Callala Bay has been named as one of the country’s top suburbs for property value growth in the past 25 years.
A study conducted by CoreLogic has identified the best performing suburbs for price growth over the past 25 years, based on change in median prices between 1993 and 2018.
Callala Bay came in at number four on the national list, following substantial growth in property prices, and number one on the Illawarra listing.
According to the ‘25 Years of Housing Trends’ report, 51 homes have been sold in Callala Bay so far this year at a median price of $589,500. In 1993, 72 homes were sold at a median price of $43,000, which indicates an annual change of 11 per cent.
Callala Bay’s annual growth rate of 11 per cent was well above Sydney’s average growth rate of 7.6 per cent.
The joint study by Aussie Home Loans and CoreLogic also revealed the top 20 suburbs in the Illawarra region, incorporating median prices for suburbs from the Illawarra, Shellharbour, Kiama, Shoalhaven and Wingecarribee local government areas.
Tomerong, St Georges Basin and Currarong made the top 20 in the Illawarra.
Twenty-seven homes have been sold in Tomerong so far in 2018 at a median price of $665,000, compared to 38 homes in 1993 at a median price of $73,000 a growth rate of 9.2 per cent.
In St Georges Basin 75 homes have been sold in 2018, for a median price of $485,000 compared to 58 homes in 1993 for a median price of $53,500.
The median price in Currarong at the moment is $750,000, a stark contrast to the average price of $110,000 in 1993.
“Our report clearly shows that housing continues to grow as Australia’s largest asset class, with the typical home owner showing average dollar growth in their investment at $18,400 a year over the last quarter-century,” Aussie CEO James Symond said.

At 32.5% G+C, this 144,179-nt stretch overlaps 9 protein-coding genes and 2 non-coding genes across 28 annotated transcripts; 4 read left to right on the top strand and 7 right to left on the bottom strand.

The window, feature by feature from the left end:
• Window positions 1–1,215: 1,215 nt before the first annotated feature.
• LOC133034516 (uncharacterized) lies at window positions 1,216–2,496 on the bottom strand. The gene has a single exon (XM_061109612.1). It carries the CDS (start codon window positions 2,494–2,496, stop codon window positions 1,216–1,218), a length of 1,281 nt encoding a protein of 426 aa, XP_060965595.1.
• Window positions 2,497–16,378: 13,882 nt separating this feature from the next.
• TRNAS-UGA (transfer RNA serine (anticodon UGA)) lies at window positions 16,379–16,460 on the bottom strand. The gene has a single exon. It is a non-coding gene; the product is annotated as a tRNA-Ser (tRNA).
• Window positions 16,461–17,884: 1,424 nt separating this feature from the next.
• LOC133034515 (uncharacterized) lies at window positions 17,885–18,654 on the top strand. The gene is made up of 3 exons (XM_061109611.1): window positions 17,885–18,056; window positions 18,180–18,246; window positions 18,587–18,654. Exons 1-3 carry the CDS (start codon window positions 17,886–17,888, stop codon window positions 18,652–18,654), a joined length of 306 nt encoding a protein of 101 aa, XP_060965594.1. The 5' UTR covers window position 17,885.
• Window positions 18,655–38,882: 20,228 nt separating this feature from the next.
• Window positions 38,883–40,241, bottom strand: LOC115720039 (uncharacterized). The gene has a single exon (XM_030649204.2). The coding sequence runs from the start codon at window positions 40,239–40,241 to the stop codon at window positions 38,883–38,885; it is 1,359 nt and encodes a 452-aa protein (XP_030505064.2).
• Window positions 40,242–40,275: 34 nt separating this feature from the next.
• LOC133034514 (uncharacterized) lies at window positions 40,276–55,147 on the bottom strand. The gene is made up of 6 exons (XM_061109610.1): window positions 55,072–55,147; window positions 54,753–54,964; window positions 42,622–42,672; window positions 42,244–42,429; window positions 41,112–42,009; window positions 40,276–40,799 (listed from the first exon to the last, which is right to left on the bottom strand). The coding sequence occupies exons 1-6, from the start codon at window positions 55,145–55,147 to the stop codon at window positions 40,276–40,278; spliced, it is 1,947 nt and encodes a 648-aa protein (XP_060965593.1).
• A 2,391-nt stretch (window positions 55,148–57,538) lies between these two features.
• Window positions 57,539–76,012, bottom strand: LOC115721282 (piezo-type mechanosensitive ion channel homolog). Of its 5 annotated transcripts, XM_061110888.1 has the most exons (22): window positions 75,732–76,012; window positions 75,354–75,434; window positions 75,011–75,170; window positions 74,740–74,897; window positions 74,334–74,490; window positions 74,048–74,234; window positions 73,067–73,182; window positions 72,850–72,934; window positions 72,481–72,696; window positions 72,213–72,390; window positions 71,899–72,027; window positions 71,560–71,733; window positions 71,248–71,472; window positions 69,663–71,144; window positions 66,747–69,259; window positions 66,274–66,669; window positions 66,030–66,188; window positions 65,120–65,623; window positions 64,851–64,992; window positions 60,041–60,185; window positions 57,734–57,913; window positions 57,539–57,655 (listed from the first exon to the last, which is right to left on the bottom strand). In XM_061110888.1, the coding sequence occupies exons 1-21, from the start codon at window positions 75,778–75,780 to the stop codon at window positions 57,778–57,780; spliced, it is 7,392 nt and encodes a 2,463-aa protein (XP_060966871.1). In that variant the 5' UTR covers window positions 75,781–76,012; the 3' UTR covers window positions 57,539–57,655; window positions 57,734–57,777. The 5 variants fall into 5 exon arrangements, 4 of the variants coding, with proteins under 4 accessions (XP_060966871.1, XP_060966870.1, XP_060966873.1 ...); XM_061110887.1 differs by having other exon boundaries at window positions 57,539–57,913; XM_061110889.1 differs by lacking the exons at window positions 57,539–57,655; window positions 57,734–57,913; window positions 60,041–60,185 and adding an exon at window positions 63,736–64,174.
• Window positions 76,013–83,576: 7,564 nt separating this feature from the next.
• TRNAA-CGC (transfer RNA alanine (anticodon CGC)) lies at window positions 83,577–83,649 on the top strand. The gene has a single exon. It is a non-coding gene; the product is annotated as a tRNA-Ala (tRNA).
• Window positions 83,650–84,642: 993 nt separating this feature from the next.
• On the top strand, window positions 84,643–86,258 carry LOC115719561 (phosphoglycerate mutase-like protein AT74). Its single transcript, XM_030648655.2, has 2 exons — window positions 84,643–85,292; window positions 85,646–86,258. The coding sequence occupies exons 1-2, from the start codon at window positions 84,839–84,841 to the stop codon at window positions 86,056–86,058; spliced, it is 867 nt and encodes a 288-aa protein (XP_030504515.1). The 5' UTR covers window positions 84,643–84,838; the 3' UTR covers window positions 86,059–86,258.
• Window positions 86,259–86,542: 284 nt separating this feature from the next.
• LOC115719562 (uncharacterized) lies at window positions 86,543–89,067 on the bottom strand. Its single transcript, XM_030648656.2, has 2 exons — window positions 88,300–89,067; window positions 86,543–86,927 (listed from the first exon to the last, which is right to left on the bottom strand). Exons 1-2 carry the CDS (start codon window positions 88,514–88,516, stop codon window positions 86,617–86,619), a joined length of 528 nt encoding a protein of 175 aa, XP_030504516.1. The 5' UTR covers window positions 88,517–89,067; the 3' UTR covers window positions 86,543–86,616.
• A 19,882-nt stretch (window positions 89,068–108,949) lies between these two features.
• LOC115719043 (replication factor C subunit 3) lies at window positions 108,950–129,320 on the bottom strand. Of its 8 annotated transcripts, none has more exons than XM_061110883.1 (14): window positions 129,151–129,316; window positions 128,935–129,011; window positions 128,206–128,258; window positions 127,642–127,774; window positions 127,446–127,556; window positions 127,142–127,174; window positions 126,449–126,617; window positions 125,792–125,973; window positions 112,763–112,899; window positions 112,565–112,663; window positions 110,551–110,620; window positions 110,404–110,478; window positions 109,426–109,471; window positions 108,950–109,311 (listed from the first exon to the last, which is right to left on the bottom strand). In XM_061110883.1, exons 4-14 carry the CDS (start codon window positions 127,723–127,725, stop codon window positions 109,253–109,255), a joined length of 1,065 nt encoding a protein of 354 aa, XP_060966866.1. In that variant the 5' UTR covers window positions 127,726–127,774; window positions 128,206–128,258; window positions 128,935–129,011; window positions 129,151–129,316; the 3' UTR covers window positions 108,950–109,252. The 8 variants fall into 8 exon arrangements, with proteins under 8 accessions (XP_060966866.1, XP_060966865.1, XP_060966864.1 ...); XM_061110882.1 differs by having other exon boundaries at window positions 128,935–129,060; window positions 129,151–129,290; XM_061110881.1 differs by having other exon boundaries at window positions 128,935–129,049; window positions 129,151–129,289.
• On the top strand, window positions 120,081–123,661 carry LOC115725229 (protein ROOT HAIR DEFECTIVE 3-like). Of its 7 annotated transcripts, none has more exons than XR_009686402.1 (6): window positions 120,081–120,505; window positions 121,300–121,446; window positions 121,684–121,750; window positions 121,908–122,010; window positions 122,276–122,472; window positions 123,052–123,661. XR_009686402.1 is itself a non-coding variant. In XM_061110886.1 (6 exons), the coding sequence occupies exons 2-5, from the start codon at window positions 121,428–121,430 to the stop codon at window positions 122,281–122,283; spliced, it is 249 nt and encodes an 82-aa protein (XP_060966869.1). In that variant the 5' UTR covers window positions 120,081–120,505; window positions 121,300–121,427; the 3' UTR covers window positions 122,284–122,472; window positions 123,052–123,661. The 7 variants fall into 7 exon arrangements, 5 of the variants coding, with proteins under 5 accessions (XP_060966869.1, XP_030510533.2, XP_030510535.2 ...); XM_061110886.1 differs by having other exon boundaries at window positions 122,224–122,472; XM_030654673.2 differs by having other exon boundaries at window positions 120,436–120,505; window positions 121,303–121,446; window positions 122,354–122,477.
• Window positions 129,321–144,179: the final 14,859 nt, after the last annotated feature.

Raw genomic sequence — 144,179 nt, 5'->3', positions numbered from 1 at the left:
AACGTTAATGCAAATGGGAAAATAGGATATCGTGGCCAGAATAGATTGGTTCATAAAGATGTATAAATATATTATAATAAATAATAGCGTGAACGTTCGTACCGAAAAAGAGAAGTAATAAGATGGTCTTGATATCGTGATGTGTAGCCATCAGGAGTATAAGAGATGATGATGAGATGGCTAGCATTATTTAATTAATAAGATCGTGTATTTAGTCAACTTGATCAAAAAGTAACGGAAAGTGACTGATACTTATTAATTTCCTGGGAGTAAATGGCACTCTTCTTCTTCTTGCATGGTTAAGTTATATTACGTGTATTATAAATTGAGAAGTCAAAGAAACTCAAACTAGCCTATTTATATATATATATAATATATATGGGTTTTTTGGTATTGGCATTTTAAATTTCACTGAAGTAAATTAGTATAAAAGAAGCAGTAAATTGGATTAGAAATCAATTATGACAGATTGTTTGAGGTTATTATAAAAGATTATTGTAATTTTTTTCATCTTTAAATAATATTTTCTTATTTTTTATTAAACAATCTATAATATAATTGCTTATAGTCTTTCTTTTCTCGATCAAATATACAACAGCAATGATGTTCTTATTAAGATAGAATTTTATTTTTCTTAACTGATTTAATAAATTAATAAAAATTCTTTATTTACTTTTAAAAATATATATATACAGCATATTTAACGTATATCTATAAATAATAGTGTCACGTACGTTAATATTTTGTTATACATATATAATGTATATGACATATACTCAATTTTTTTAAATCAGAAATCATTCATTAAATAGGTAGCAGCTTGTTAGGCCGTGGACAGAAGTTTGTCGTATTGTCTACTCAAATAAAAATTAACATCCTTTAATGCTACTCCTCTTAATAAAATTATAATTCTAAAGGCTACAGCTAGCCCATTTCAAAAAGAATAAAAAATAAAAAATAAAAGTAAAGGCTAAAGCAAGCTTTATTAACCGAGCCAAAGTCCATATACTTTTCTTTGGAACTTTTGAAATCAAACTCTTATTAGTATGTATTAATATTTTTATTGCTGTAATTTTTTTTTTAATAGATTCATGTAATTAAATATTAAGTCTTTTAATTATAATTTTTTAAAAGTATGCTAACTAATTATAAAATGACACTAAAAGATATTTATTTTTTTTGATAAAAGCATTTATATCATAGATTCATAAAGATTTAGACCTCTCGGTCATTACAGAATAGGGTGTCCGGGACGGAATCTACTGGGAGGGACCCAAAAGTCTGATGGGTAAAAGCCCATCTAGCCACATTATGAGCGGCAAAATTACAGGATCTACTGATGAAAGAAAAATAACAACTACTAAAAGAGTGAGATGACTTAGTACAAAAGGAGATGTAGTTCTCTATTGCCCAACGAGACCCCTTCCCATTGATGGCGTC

Despite the growth in housing prices, Mr Symond said mortgage rates were close to “record lows”.
“Mortgage sizes have increased roughly in line with property values, up 376 per cent or 6.4 per cent per annum,” he said.
“With mortgage rates close to historic lows, loan serviceability levels have improved, however housing affordability remains a major challenge,” he said.
According to Aussie, the proportion of annual household income required to service a mortgage (based on a 20 per cent deposit) is currently tracking at 36 per cent, up from 27 per cent in 2001 (when serviceability data began) but down from its peak of 51 per cent of annual income in June 2008.
“Housing affordability will remain a major issue for many Australians, largely driven by the dramatic housing price growth in recent years, particularly in Melbourne and Sydney,” Mr Symond said.